The most valuable lesson was when a Great Blue Heron landed nearby and decided to try for a spot of fishing from the beach steps. The kids wanted to run over for a closer look. I stopped them (remember when you disturb this bird it can’t find food for the young in its nest and they will go hungry!) and convinced them to take a seat on the steps and hope that the bird would come to them rather then flushing the bird. My bluff paid off (after all the heron could have decided to walk in the opposite direction) and after a few minutes of patiently and quietly waiting (I am SO impressed with these first graders!), the heron came into view and gradually came closer and closer, until some people unaware of the situation came running over and flushed it (but only to the diving platform).
Green Lake really is a wonderful teaching resource.

While I was waiting for the class to arrive I explored along the lake’s western/northern shore.
Again no Pied-billed Grebe nests that I found (among the water lilies along Aurora Ave. at least).
Mallard, Gadwall, Canada Goose all with young. I did not find the reported female Wood Duck with ducklings (only one record of that at Green Lake back in 1993).
Lots of Yellow-rumped Warblers, some Wilson’s, Song Sparrow, Red-breasted Nuthatch, Northern Flicker, Red-winged Blackbirds.
And the promised (female) Bullock’s Oriole, soaking wet (probably just bathed) in the top of the trees just west of the Bathhouse Theater, along with some House Finches feeding fledged young.
I suspected an oriole nest at the lake in 1989, but only once, in1990, confirmed Bullock’s Orioles nesting at Green Lake (but I haven’t done systematic searches the past 10 years). I didn’t have time for a search for the nest this time around either.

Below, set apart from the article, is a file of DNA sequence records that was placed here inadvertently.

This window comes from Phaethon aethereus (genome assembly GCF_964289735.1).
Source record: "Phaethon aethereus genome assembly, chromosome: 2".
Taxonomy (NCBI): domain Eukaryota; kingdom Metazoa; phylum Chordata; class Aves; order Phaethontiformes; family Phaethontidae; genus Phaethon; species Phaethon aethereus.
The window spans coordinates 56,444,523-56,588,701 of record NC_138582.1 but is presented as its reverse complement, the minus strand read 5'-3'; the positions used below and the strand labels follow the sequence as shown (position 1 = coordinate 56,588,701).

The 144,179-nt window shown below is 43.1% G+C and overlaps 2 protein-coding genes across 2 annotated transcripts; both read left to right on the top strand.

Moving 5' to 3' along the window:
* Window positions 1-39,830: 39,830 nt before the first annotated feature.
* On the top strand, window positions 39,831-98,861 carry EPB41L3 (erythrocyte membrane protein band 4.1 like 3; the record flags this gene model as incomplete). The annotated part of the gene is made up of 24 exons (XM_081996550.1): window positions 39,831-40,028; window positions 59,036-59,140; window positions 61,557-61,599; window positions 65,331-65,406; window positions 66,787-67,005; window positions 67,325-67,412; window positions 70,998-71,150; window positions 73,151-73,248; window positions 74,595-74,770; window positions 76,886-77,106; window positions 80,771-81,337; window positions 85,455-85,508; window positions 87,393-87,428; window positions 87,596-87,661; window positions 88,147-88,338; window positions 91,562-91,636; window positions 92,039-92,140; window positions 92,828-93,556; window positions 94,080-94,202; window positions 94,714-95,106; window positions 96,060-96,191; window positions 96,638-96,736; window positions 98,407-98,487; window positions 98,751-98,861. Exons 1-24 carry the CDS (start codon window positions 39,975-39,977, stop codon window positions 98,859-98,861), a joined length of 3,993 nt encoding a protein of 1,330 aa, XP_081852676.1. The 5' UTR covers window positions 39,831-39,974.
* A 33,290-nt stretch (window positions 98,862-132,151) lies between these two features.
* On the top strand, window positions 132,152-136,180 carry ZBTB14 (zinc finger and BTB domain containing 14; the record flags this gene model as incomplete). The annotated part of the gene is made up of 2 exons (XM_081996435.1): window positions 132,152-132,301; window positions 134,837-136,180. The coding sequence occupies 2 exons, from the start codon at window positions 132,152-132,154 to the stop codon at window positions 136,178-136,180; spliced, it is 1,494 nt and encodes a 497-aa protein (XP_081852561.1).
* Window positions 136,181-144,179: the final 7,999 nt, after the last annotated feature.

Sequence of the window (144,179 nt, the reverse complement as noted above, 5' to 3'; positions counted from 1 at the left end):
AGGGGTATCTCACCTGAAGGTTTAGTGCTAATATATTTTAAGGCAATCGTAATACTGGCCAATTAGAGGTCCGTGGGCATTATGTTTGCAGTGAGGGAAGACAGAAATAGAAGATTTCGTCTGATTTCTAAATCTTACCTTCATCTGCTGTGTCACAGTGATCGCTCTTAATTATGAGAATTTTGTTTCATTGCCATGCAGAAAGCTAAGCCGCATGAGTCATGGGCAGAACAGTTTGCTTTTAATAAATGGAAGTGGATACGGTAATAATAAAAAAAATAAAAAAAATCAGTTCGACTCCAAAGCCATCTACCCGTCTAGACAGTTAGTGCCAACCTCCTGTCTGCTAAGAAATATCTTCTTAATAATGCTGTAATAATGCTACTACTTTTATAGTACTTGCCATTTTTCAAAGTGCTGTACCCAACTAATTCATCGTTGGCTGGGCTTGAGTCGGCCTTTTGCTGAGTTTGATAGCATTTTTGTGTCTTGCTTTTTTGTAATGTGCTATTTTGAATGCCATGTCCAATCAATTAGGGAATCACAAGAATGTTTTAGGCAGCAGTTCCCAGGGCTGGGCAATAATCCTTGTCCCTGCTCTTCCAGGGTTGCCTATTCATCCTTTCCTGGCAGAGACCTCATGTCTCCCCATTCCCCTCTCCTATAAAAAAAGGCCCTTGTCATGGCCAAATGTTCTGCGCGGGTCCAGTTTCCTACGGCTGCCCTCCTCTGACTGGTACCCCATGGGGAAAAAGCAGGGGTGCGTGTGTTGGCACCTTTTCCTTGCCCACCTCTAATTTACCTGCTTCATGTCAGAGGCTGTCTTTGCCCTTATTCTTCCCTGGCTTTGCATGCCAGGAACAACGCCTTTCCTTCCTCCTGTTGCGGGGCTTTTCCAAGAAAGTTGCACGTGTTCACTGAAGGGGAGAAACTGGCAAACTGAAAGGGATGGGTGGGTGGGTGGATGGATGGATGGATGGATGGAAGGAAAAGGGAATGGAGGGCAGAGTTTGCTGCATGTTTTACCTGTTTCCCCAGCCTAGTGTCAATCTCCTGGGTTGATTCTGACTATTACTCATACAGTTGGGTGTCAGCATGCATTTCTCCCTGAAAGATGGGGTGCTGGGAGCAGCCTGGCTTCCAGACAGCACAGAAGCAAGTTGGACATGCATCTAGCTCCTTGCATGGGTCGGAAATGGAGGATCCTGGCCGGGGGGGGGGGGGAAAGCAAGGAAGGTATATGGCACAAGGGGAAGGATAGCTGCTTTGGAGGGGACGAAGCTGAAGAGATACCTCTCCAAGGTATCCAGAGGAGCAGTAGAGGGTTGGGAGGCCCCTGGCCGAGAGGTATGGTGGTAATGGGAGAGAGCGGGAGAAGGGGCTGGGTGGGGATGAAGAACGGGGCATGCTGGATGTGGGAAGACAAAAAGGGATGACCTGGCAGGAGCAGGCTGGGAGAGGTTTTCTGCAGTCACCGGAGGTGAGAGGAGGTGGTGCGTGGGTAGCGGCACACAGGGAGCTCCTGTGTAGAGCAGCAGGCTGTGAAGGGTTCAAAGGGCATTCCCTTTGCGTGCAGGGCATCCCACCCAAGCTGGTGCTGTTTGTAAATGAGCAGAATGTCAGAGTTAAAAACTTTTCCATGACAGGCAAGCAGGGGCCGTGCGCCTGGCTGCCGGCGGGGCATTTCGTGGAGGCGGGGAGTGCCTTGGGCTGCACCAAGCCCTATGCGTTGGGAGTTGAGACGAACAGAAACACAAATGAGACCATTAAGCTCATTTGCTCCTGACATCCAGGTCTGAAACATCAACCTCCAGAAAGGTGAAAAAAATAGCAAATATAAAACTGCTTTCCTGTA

There were 4 (female) Buffleheads out in the center of the lake, and lots of Violet-green Swallows up higher foraging, but mostly over land.

Wondering if the recent Alum application to the lake (to reduce algae) has resulted in lower-than-usual insect availability from the lake. But since Seattle doesn’t believe in properly studying a setting before altering it we will never know. While Green Lake is a naturally-formed lake (but altered by humans since the early 1900s), the only way Parks seems to think of this lake is as a (active) recreational (swimming, rowing, fishing) lake (not to mention everything else that occurs on the land surrounding the lake). “Passive” activities like nature education are not on their radar (Discovery Park volunteer rangers a few years back set up tables along the lake’s path on Saturdays and had HUGE interest from visitors). Not sure why that was discontinued. A huge missed opportunity, really.

As I mentioned each student has chosen their own bird species. All have seen “their” birds, except for the one boy who has the Wood Duck.
I know 2 pairs with ducklings were reported from Marymoor Park by Michael Hobbs, Thursday. Does anyone have a location in Seattle where (relatively inexperienced) birders can see Wood Ducks? If you wouldn’t mind letting me know I can forward that information to their teacher and hopefully our fellow bird student will be able to crown his year of studying birds with actually seeing his lifer Wood Duck.
Thank you in advance.

Martin Muller, Seattle
martinmuller at msn.com